Snappy versus Vantages Poses Sharp Contrast

Snappy versus Vantages Poses Sharp Contrast

In case you didn’t know, I’ve got a boatload of Lenovo laptops here at Chez Tittel (I count 6 in my office right now, with another upstairs). The company is kind enough to loan me the occasional unit (just over half that total) and I’ve purchased many more over the years than are currently on hand. That means frequent driver checks and hunts to keep those units up-to-date. I performed a clean install on the P16 Mobile Workstation¬† last eweek.¬† I also recognize extended procrastination on the X1 Extreme (both are ThinkPad models). Consequently, I’m observing that Snappy versus Vantage poses sharp contrast in items found and updates needed. Let me explain…

Why Say: Snappy versus Vantages Poses Sharp Contrast

For the P16, Vantage found 8 drivers in need of updating after I’d completed the clean install. For the X1 Extreme (running Build 22635.3858) Vantage says “nothing to see here.” From the Snappy Driver Installer Origin (SDIO) perspective, it found 61 drivers to update on the P16 (delta = 53), and 59 on the X1 Extreme (delta = 59). IMO, that’s a pretty sharp contrast. You can see it at work downloading packages prior to installing updates for the X1 Extreme in the lead-in graphic.

SDIO is an open source project, for which Glenn Delahoy is primarily responsible. It’s donation-ware, and worth supporting (I just anted up US$5 and thanked him for his work). I find it to be a reasonably accurate driver scanner and absolutely the least intrusive of all many and various ones I’ve tried over the years.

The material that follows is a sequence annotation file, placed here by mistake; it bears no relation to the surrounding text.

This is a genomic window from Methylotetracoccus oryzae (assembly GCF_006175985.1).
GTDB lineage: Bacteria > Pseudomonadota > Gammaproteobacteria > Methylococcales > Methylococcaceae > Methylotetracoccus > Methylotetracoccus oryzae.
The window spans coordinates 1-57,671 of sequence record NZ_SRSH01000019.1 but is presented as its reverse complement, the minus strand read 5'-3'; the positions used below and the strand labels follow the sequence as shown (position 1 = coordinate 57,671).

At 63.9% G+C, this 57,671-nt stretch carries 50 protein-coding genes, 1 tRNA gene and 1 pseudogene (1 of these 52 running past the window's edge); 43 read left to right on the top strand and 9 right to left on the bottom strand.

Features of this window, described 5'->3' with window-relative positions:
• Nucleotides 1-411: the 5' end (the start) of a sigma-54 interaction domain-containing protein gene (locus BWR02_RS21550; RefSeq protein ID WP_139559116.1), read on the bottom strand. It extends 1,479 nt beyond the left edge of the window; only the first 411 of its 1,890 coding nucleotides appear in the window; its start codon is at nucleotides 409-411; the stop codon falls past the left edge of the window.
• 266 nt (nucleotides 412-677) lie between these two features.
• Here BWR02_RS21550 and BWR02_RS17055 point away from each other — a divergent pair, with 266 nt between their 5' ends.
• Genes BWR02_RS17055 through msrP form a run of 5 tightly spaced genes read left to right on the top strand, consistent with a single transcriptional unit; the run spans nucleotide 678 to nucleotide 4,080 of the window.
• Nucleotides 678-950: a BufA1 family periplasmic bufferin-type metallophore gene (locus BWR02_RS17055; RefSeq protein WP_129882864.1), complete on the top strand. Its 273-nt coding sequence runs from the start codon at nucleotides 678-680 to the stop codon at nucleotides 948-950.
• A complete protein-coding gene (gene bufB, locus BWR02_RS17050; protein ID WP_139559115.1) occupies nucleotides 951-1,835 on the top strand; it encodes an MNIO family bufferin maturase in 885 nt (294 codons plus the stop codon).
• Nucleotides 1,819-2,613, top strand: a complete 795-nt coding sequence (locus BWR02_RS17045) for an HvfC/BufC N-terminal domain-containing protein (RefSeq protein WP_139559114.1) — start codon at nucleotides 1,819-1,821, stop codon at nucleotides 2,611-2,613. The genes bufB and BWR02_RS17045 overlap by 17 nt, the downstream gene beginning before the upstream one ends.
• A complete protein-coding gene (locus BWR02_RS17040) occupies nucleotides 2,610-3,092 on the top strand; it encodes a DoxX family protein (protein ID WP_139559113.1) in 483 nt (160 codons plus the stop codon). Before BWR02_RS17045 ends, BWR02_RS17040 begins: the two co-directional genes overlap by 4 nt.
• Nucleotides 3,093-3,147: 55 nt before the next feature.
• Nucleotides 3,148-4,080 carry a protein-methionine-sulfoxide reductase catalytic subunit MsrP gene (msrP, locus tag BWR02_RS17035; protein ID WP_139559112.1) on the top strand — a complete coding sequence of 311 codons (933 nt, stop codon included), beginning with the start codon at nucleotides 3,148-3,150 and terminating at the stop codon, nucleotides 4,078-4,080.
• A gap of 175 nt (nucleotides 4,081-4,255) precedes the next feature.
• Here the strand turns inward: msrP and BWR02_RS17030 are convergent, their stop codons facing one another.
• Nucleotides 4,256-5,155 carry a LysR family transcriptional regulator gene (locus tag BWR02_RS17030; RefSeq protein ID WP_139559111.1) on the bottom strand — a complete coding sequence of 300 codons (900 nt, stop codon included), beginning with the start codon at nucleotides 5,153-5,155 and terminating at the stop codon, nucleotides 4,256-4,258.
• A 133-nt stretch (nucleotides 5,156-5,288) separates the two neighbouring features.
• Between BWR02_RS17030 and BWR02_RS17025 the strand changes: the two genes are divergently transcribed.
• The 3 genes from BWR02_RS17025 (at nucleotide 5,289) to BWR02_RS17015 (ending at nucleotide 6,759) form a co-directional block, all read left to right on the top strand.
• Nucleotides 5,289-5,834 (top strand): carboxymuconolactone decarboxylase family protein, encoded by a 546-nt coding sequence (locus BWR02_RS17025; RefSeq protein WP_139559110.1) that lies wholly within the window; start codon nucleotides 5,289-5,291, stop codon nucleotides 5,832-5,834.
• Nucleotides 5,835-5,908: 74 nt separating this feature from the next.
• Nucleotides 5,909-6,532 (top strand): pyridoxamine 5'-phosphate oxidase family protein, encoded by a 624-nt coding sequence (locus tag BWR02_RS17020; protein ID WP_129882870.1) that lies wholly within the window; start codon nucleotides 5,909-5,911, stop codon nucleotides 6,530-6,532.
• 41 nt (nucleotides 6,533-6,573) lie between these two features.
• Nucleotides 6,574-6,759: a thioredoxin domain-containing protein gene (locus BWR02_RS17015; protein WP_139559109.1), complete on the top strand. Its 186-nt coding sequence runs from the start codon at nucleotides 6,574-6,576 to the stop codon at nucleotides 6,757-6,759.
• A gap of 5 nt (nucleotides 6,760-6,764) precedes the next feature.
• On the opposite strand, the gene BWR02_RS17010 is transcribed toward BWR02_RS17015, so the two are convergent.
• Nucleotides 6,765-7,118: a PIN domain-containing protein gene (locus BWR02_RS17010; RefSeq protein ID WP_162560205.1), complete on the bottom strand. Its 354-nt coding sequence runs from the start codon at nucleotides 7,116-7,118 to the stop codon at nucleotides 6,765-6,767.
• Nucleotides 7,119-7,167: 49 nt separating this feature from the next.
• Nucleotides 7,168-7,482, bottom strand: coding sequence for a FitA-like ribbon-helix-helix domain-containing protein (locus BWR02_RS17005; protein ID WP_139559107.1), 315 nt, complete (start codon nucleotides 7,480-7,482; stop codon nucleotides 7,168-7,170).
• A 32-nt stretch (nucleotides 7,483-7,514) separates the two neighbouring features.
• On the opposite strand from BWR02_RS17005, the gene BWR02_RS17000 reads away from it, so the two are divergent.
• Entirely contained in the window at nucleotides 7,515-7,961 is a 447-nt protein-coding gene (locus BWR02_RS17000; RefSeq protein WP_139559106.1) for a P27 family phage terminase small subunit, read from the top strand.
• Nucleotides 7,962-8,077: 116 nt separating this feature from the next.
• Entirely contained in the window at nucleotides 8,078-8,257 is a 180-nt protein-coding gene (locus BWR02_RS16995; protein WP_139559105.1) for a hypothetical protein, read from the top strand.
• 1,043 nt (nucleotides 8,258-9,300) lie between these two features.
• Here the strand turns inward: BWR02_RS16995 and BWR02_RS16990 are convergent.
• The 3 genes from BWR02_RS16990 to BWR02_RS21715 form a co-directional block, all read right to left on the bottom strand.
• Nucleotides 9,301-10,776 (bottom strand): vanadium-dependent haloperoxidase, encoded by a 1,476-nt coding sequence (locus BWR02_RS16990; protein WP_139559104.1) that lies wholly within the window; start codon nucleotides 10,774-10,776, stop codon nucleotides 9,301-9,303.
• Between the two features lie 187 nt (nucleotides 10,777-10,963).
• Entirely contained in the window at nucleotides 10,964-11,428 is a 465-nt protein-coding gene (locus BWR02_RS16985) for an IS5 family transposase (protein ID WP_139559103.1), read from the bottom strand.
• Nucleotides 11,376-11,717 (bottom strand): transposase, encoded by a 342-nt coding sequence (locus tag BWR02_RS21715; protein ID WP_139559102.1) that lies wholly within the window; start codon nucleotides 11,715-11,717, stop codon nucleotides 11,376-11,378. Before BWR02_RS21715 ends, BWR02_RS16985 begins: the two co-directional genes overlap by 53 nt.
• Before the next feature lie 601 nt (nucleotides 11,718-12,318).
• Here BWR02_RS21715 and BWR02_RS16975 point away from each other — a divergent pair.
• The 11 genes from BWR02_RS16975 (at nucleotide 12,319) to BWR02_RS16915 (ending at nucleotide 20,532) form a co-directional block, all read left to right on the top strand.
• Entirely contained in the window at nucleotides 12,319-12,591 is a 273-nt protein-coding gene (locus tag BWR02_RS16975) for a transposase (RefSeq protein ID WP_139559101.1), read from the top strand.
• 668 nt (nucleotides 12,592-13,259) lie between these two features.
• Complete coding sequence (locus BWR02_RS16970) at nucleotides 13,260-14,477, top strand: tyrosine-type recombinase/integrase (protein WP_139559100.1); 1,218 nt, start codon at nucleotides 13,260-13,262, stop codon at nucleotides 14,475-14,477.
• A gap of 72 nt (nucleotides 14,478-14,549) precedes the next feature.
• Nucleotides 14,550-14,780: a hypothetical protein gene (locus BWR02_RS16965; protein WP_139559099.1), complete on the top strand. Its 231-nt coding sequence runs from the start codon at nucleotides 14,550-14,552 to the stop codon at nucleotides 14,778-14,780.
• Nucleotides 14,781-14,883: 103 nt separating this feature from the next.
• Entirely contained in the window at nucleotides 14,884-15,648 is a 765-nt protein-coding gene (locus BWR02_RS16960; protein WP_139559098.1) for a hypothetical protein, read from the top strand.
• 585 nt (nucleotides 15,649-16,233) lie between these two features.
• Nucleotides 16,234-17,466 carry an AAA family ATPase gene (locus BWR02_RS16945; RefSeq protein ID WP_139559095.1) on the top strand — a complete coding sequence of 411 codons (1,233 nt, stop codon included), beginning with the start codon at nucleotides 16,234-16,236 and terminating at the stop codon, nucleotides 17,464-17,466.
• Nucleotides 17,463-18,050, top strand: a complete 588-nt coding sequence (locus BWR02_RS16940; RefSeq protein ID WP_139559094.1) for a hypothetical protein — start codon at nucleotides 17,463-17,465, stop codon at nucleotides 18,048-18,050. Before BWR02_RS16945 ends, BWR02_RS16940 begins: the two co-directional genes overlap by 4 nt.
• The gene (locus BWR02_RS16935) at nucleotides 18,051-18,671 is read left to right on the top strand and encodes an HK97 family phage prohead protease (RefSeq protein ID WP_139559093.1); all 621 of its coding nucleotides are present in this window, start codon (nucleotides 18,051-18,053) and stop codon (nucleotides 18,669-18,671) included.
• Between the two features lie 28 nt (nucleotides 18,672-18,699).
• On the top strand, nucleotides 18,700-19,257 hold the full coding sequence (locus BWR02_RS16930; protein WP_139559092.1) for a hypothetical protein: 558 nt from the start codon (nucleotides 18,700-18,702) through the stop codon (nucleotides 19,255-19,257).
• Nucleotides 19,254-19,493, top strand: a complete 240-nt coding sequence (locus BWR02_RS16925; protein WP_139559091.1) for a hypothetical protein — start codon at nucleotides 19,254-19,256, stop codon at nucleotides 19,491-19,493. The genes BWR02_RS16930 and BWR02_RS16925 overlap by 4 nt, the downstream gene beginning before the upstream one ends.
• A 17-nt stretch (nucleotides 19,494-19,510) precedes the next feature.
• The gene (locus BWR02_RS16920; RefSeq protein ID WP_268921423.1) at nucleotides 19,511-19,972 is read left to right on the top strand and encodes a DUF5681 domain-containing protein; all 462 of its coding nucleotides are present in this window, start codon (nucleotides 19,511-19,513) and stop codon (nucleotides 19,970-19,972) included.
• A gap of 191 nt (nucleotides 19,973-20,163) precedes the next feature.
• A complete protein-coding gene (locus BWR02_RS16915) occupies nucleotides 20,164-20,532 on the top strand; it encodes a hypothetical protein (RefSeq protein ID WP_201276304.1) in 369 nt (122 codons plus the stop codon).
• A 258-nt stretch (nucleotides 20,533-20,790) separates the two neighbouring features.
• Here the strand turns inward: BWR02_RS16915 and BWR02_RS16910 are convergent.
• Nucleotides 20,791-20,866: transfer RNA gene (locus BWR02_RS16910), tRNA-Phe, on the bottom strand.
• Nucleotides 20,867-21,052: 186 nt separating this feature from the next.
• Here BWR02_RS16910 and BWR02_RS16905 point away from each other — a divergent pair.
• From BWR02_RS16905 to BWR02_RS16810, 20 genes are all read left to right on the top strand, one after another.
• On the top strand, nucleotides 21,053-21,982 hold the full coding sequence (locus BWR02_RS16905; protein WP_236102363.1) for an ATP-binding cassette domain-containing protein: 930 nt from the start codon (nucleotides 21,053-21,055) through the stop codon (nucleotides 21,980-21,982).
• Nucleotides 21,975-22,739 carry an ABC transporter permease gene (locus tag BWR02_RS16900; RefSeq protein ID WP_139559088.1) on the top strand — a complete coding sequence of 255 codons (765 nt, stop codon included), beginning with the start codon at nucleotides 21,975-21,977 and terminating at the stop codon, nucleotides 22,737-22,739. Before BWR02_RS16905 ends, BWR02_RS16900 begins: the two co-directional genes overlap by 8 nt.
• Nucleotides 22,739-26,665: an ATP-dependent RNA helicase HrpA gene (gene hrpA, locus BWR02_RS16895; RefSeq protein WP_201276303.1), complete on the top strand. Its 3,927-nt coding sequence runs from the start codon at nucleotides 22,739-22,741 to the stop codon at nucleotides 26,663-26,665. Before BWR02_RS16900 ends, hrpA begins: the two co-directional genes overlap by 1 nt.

The download phase takes a while because that many drivers perforce means downloading a number of good-sized driver package files for SDIO to use. On the X1 Extreme, it just took about 15 minutes to download 8.4GB of stuff, then another 20 minutes or so to chunk through the 59 driver installs. I was bemused that each of the CPU’s 12 cores required its own download and install of an”Intel Dynamic Tuning Generic Participant” and another “Intel Dynamic Tuning Processor Participant,” but that’s apparently the way it rolls.

Indeed, there was lots of Intel stuff in the mix (I’d say around two-thirds of the components overall). But the updates went through and produced no blivits (Unknown Device entries) in Device Manager. Indeed, the X1 Extreme seems to be running faster and more smoothly, too. Go figure!

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